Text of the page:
5 tactics for enhancing employee engagement

Try these approaches to help staffers embrace your company mission and recognize their respective and common contributions toward realizing it.

5 engagement strategies

Employee engagement is crucial for business success.

Unfortunately, there’s no one-size-fits-all approach to establish and sustain high levels of employee engagement, so it’s important to tailor your approach based on your culture, company size and goals.

Try these five engagement strategies for 2020:

1. Give your employees a roadmap for success.

Most people want to know where their lives and their careers are headed. Younger employees are especially eager to know whether they have a future within your organization or ought to plan a career trajectory that involves a few employer changes.

To facilitate engagement, affirm that employees have a future with your business, as well as chances to develop skills and gain responsibility. Try holding regular career discussions with your employees, asking them where they see themselves in the years to come, and suggesting ways they can position themselves for advancement.

2. Always acknowledge and praise good work.

People like to have their efforts and accomplishments recognized—especially by higher-ups.

Statistics consistently show that most employees worry that their efforts go unnoticed. In such cases, they quickly lose motivation to do anything but the bare minimum. Some end up merely biding their time until a new opportunity arises.

To foster engagement, provide recognition whenever it’s warranted.

3. Keep open lines of communication and an open-door policy.

Ensuring consistent, two-way communication between managers and employees is vital.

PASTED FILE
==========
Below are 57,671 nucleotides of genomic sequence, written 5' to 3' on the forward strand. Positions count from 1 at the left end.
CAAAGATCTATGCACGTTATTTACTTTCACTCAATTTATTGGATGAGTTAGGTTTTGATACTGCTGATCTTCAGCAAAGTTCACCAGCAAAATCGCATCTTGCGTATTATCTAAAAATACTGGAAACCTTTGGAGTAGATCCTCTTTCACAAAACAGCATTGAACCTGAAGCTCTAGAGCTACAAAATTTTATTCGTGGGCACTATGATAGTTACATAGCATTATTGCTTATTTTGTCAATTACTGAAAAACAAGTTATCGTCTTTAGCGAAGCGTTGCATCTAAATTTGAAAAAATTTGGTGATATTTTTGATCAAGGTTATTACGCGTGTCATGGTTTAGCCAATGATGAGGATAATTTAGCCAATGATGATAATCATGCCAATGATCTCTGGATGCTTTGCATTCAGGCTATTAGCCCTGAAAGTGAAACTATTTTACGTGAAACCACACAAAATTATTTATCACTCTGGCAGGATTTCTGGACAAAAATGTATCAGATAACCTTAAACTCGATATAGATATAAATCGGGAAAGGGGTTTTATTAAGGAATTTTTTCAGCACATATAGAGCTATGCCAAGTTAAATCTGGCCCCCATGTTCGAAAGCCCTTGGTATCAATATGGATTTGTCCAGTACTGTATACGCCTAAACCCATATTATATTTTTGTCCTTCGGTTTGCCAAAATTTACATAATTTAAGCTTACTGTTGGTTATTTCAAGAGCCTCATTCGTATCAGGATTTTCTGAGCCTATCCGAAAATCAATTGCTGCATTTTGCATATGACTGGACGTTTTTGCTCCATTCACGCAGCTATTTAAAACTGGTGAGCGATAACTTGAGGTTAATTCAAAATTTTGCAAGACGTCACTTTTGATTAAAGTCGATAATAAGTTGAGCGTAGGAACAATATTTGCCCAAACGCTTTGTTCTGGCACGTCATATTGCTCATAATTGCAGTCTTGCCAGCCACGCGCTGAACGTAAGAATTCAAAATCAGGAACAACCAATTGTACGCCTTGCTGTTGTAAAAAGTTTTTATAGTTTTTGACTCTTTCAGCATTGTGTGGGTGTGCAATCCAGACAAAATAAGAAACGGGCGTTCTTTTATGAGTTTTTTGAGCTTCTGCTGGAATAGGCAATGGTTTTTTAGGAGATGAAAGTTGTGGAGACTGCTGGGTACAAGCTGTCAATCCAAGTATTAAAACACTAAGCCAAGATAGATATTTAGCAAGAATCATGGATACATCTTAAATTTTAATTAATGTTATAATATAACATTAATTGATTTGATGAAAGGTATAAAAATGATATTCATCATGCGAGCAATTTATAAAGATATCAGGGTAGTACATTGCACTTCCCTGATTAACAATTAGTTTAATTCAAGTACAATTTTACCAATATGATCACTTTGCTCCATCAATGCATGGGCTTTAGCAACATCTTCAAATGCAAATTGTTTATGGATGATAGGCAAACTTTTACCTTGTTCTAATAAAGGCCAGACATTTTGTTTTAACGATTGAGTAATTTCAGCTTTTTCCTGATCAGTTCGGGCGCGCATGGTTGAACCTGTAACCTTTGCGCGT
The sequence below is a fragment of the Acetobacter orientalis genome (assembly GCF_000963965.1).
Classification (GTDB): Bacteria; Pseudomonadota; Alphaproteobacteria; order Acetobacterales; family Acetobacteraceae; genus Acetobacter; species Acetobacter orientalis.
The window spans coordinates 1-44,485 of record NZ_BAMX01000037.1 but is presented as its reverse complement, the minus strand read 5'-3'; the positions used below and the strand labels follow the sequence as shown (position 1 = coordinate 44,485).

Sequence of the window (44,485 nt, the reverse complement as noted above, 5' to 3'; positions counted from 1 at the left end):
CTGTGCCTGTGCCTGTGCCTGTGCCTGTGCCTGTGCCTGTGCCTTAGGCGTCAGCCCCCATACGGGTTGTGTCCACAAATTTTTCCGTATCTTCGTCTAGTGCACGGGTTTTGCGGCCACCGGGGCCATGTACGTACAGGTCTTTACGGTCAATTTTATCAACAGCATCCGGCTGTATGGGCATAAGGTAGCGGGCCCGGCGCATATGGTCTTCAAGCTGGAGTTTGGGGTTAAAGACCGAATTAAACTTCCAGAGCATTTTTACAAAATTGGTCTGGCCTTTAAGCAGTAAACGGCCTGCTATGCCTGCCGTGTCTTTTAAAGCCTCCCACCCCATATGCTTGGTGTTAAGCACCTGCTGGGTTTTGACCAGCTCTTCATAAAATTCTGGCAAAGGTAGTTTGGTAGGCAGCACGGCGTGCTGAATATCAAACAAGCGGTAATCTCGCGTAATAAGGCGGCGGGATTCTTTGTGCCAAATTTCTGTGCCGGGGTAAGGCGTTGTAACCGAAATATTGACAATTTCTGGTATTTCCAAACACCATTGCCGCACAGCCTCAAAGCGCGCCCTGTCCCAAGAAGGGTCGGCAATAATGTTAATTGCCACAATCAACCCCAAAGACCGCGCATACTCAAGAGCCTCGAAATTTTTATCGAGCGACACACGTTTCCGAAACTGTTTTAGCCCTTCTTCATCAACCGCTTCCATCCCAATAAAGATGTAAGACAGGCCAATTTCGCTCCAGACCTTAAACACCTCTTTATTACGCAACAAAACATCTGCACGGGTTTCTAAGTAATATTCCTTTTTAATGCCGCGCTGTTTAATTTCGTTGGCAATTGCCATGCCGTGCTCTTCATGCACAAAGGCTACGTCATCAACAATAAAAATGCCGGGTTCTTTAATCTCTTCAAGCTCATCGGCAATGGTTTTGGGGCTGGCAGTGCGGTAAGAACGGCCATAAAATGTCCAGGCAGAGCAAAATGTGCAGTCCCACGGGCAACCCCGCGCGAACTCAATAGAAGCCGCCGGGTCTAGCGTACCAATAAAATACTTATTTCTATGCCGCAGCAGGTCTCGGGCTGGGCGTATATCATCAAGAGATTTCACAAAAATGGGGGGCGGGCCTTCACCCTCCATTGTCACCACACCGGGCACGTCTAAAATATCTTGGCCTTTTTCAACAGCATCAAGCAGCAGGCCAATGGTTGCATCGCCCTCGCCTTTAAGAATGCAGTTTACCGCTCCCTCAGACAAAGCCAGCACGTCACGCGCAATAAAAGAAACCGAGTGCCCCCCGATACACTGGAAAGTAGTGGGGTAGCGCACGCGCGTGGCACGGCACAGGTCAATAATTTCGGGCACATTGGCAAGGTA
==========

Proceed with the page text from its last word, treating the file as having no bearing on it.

All leaders should be proactive in sharing news and updates with team members. Make sure your employees have a good sense of where the company is headed, how things are going and what big projects are coming down the pipeline. Dispensing such information on a need-to-know basis only can cause your team members to feel you don’t trust or value them.

Also, have channels in place for employees to present questions, concerns or suggestions, without fear of retaliation. It’s important to have an open-door policy, but make sure employees know that leaders and managers will hear and treat their comments and feedback with due seriousness.

For your culture to thrive, you must provide consistent two-way communication.

4. Give team members a sense of purpose, and instill pride in their work.

Don’t assume that your team members are content to simply show up each day, do some grunt work and collect a paycheck.

This may be true of some employees, but many—especially younger staff—want to do work that makes a difference. Make sure your employees know your organization’s mission and feel they’re helping to further it.

5. Be fair with everyone.

It’s essential that employees feel they are judged on the effort they put in and not on factors outside their control.

Also, it’s important that leaders and managers hold themselves to the same standard as their employees (if not a higher one).

Be sure your team members consistently feel they’re getting a fair shake, that so long as they work and behave to a specified standard, they will be rewarded in kind.

A version of this post first ran on Dr. Rick Goodman’s blog. You can follow him on Twitter.

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